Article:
Six LDS Writers and A Frog

Thursday, August 05, 2010

Worst Case Scenario

by Julie Coulter Bellon

Two nights ago, my oldest daughter was preparing to do a night hike of a mountain near our home. Lots of people do it in this area, and some even come from far away to hike it, because it’s a very tall but accessible mountain that takes about six hours or so to get to the top of, and then you have a spectacular view of the sunrise. I was a little worried about this trip for her, because the only other people in our family to do this hike were my boys and they were with their scout leaders. I mentioned my concerns to her, that there could be bears on the mountain, that she could run out of water and get dehydrated, and that I didn’t really know the people she was going with very well. She assured me that she would be fine, introduced me to one of the guys going on the trip with her, and took a camelback of water with two extra water bottles. I have to admit, I felt a little better. (Until I read her Facebook status that said “I might die on Mt. Timp tonight.)

She left at 11 p.m. after I made sure to tell her I loved her and then I went upstairs to get ready for bed and say a prayer for her safety. At 5:20 a.m. my husband and I were awakened by a severe thunderstorm. The lightning was flashing so often it felt like I didn’t even have to turn the lights on in my bedroom, it was already illuminated every few seconds from outside. The rain was pelting down and the thunder booming so loud across the sky that it woke up my other children. But all my husband and I could think about was our oldest daughter, out in this lightning storm, on a mountain. A very high mountain. And that she would be close to the top of the mountain by now, maybe above the tree line with no shelter to protect her.

We tried her cell phone, but it went straight to voice mail. My husband suggested we pray for her, and we did, but I just couldn’t get the worst case scenarios out of my head. It’s the part of me that drives my kids crazy. If they’re ten minutes late for curfew, I freak out a little because I imagine them in a ditch bleeding somewhere or that something equally as horrible has happened to them. This time was no different. I imagined her not knowing exactly what to do---hike back down to the trees, or would she lay on the mountain and get soaking and muddy so she wouldn’t be the tallest thing there for the lightning to hit? I hoped that her friends would know not to get in the little metal shed at the top of the mountain. What if there were a mudslide? What if they went missing and we had to contact search and rescue? What if her last Facebook status ever in her life was, “I might die on Mt. Timp tonight? If something really had happened to her, that status would haunt me forever. I couldn’t sleep anymore with those thoughts going through my head and neither could my husband so he turned on the TV to look at the weather channel.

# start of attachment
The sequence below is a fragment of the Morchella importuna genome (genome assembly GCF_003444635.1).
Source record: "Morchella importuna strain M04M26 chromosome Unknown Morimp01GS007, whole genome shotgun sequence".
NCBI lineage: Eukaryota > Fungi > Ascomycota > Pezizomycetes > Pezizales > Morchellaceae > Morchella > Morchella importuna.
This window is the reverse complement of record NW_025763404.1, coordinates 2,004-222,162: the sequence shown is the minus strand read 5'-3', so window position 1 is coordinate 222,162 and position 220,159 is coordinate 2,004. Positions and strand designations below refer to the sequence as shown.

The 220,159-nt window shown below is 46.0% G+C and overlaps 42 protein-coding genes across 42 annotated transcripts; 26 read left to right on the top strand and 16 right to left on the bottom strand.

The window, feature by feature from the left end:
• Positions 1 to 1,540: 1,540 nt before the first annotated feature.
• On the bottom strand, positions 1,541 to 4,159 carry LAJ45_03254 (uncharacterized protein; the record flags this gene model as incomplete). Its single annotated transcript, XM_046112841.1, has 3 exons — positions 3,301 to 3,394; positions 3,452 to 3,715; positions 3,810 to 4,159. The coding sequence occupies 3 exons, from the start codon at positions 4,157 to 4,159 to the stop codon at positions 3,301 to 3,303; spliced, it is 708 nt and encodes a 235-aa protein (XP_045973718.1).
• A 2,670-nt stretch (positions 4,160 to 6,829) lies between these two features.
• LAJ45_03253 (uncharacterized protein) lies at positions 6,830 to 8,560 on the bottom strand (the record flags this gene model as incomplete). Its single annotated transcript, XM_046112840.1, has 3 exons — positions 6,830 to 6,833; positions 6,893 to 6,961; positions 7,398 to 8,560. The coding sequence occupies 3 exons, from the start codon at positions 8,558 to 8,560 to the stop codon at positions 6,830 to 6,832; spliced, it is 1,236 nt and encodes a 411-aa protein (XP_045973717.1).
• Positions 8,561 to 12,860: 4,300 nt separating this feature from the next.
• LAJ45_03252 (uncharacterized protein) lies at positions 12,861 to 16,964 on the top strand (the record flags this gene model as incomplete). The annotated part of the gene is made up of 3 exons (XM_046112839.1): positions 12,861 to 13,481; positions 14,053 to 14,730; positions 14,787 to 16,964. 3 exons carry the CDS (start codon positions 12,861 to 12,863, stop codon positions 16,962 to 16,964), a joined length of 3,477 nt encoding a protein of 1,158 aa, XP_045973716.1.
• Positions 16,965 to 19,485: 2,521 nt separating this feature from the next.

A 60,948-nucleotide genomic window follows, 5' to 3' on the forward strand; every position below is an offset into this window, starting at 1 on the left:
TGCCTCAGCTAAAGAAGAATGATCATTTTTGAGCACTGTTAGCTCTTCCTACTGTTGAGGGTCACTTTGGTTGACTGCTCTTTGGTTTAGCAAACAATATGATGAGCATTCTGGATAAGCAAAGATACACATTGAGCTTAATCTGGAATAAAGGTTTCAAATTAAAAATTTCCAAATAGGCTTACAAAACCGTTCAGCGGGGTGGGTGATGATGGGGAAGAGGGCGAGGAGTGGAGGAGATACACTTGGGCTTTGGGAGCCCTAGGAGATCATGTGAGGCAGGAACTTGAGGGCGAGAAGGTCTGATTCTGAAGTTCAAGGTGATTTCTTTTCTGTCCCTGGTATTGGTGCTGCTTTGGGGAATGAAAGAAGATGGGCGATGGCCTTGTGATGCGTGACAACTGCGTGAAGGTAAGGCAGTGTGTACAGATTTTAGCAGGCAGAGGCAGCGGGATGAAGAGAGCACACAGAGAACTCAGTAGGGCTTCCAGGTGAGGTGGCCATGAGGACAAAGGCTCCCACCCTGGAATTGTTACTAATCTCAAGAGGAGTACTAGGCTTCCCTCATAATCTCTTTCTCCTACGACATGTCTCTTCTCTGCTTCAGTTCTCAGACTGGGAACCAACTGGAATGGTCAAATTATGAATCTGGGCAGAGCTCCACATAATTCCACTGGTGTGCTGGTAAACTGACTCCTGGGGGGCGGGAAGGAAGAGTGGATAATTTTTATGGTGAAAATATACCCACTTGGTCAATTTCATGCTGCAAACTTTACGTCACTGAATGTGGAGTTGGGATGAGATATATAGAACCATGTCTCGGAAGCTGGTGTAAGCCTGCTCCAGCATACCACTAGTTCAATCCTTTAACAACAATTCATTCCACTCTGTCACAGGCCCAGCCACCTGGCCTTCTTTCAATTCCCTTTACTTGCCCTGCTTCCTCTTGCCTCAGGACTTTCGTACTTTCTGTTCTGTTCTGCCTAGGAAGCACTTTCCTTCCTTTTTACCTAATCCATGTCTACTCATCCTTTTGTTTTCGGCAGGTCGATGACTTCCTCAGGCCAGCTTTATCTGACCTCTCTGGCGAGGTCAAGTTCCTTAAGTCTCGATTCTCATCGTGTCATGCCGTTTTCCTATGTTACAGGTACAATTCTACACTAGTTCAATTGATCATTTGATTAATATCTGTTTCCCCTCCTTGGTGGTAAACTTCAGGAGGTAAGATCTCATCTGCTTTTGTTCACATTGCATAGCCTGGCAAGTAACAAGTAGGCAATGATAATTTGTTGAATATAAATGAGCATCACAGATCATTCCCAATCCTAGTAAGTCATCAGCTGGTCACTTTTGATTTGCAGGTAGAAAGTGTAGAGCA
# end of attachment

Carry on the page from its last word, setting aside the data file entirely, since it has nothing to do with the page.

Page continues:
Unfortunately, the TV was already on a channel when he turned it on, and the program was about Mt. Everest climbers that never come back. My mind immediately wondered if that was a sign, and when I voiced that to my husband he quickly turned the channel and shook his head. Thankfully, he is a very calm person and doesn’t think like I do. We got to the weather channel and were surprised that the only place in our entire state having this severe of a storm was right around the mountain she was climbing. It was also reported that there had been 143 lightning strikes in the last thirty minutes. I sort of wished we hadn’t turned that on, because I’m sure you can imagine what my mind was thinking with that information.

We didn’t sleep the rest of the night and when she arrived home at 10:00 a.m. the next morning, I almost felt weak with relief. I honestly can’t recall a time when I’ve been so frightened for one of my children. When she told me the story of what really happened to her up on that mountain---some miracles that had happened to her group during that raging storm and even during the experience of realizing that a cougar had started tracking a few of them when they’d been separated from the main group, I felt frightened all over again. But listening to her unforgettable experience, I knew that our prayers had been heard. I was just so glad she was safe, and I wanted to wrap my arms around her and sniffle and cry and tell her that I loved her and if she ever put anything like that on her Facebook status again I would kill her myself.